Would Jos Buttler play Test cricket this summer if he was Sri Lankan? According to one adversary the answer goes without saying. "Obviously," said Sachithra Senanayake, speaking at The Oval the day after Buttler's incredible assault narrowly failed to prevent Sri Lanka from levelling the one-day series.
Buttler is not the sort of player that county academies can mass produce. In his unorthodoxy, chutzpah and ebullient self-confidence, his style is more reminiscent of Sri Lankan cricketers.
His scintillating 121 at Lord's was the most remarkable example yet of such explosiveness - but it was emphatically not a one-off. In 18 ODIs since last September, Buttler has scored 616 runs at 51.33 and with a strike-rate of 129.14. He has always had a rare capacity to thrill, but now it is being married to a formidable consistency.
No matter. Even in the aftermath of his maiden international century, Buttler was described by Alastair Cook as "not quite ready" for the Test arena. The doubts are legitimate: Buttler has scored just three first-class hundreds in 51 matches, averaging a mediocre 32.61. Yet Sri Lanka, one suspects, might take a rather less conservative approach to finding out whether Buttler is ready to thrive in the Test arena.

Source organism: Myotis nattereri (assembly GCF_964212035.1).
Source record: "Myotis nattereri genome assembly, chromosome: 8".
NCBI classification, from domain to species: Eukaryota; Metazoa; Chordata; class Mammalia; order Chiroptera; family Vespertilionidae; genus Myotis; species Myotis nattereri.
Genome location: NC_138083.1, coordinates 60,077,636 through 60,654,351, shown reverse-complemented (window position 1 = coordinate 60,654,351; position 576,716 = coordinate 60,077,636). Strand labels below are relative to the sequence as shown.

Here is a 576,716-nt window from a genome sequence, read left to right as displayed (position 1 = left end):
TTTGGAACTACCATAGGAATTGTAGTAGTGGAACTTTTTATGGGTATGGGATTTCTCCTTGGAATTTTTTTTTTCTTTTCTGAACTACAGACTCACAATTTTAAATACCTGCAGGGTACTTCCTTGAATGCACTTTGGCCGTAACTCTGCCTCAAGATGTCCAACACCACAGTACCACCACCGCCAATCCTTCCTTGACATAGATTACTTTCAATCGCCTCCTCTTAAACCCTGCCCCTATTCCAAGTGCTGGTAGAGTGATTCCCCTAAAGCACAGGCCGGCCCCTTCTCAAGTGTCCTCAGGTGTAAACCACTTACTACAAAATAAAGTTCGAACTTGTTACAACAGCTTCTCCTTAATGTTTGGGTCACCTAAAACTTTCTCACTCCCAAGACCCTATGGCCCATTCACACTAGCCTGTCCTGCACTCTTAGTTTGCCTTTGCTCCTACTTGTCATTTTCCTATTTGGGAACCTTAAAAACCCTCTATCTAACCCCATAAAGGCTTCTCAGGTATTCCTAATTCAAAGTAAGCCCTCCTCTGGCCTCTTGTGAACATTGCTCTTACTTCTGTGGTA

Senanayake is one of Sri Lanka's unorthodox talents - as if to underscore the point he was reported to the ICC over a suspected illegal bowling action on Monday - and he gave a straightforward answer when asked whether Sri Lanka would elevate Buttler on the compelling evidence of his recent work in limited-overs cricket
"If someone's performing in whatever category we would give him a chance to perform in all three formats," he said. "He got an opportunity and he took it. He played lots of reverse sweeps, sweeps and other stuff. It was a really safe match for us but Buttler did damage. He played his normal game. He's so positive. That's why he's scoring runs."
The style in which he did so was very different to that which has taken Mahela Jayawardene within sight of 25,000 international runs. But Jayawardene was equally enthusiastic about Buttler.
"He is a very good player," Jayawardene said. "We knew he was dangerous because he's done it a few times before. At Lord's everything seemed to come off for him and he connected with everything. He's definitely a dangerous customer. It is good to see all these younger guys thinking out of the box and playing the conditions and situation. It is all good for the game."
Whether such innings are transferrable to Test matches is the question that English fans increasingly want answered, whatever the reluctance of the selectors to find out. "How he played at Lord's is not the way you would approach Test cricket, but he is very talented," Jayawardene said.